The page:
Matt Kirwan

Software Engineer

Apache Kafka - An Introduction

It's a common occurrence in our industry to have heard of a technology, glean a vague idea of "what it is" but never have the opportunity to actually explore the technology any further.

This introductory article has been specifically designed for anyone with zero knowledge of Apache Kafka to get up-to-speed quickly with the fundamentals.

So, whether preparing yourself to delve further into this technology or you are just trying to keep up with the Jones' in preparation for your next conference you should finish reading this article feeling confident, somewhat more knowledgeable and hopefully inspired to explore Apache Kafka further.

So What Is Apache Kafka?

It's a streaming/messaging platform.

Ok, that's great. But, what is it?

Think of Apache Kafka as a mashup of a transaction log and publish/subscribe platform.

  1. You produce a message onto kafka.
  2. That message is appended onto a topic.
  3. You then consume that message.

Well, that was easy. Is that it?

Of course not. Like most technology today kafka takes a brilliantly simple concept and masks its true power through layers of abstraction.

I want to explore each layer throughout this series, but for now lets stick with the fundamentals.

What can I use Apache Kafka for?

Kafka has an amazingly wide remit of applications of use, I like to phrase it like this:

If you want to move and transform large volumes of data in real-time between disparate systems then Apache Kafka might just be what you need.

The official website provides some good use cases for kafka.

High Level Concepts

Kafka Brokers

The heart of the Apache Kafka ecosystem. A kafka broker runs as a single instance on a machine. Running multiple brokers across multiple machines creates a Kafka cluster.

To give you some idea of throughput, a single Kafka broker is capable of reading and writing hundreds of megabytes of data per second.

Apache Zookeeper

Zookeeper is a centralised service for coordinating distributed systems. Kafka is designed as a distributed system and for this reason it intentionally offloads the common problems associated with coordinating these distributed systems.

It has a hard dependency on Zookeeper. This is a great thing. It allows Kafka to what it's good at without re-inventing the wheel and trying to solve problems it shouldn't be concerned with.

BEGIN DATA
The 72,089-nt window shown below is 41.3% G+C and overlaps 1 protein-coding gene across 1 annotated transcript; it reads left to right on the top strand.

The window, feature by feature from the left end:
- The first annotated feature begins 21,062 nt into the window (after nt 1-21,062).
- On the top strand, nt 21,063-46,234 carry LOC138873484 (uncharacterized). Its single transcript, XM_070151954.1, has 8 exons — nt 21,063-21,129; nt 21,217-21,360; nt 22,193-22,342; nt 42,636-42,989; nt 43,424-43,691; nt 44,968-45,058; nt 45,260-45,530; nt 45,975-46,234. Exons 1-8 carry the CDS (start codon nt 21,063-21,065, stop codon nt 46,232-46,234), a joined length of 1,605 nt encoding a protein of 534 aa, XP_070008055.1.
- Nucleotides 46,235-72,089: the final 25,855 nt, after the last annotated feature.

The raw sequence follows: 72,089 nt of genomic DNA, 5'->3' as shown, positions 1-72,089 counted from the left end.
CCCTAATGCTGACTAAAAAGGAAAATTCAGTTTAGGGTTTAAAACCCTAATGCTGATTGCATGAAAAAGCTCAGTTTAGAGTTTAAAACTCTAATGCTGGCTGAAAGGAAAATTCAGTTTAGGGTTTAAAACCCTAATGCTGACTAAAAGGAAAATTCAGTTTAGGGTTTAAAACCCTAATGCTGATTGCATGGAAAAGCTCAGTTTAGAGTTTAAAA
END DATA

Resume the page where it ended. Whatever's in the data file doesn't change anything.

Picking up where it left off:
Kafka hands off several things to Zookeeper for management and coordination - namely broker, partition and topic management.


It wouldn't be much of an introduction to Kafka if we didn't discuss messages.

Messages are the blood cells moving through our circulatory system, without the we have nothing and our shiny new Kafka cluster will sit there without a byte to process.

At this high level we should just think of messages made up of three main components:

These messages are published onto a topic of our choosing.

All messages that are published to the cluster persist regardless of if they are consumed or not until the retention period for the server expires. For example, if the message retention period is set to 7 days any number of consumers can read and re-read those messages and any number of producers can publish more and more messages, only after the 7 days are up will the messages start dropping from the cluster.


A kafka topic is how we categorise or group messages.

Upon creation of a topic we must decide its name, the number of partitions it should have and its replication factor.

When we produce a message it must be published to a topic and partition. That message will then be appended to that partition within that topic.

At its most basic level, if we were to produce a message onto a topic with a single partition that message would simply be placed onto the end of the topic.

Some crucial points to note:

Topics, partitions and replication factors are incredibly important concepts within Apache Kafka and each subject would require far too much detail for this introductory article.


A Kafka producer is a straight forward concept. We have some data that we would like to persist in a Kafka cluster, we simply take that data and publish that message to any given partition within a Kafka topic.

We can choose to produce messages onto topics in a round-robin fashion for simple load-balancing or publish to a specific partition based on an arbritary hashing function.


Responsible for consuming messages from a given topic, Kafka consumers send a fetch request to a topic containing the offset from which they would like to consume and the message at that offset is sent to the consumer.

When creating a consumer you must define a consumer group to which the consumer belongs. The Kafka cluster uses this label to balance the message delivery to the consumers.

A message published to a topic will be delivered to one consumer within each consumer group.

Breaking it down to a really simple (and unrealistic) example below, we can see that messages from a single partition can only be sent to a single instance (consumer 1) from a single consumer group (mygroup). Consumer 2 will never receive any messages from the topic anintrotokafka while there is only one partition and consumer 1 is up and running:

A Summary & tldr Video

Having covered at a very high level some of the core concepts of Apache Kafka hopefully some of which have clarified some questions or even piqued your interest for further exploration.

I've created the following video to hopefully act as an anchor and a much easier way to digest the learnings from this article in a more visual format.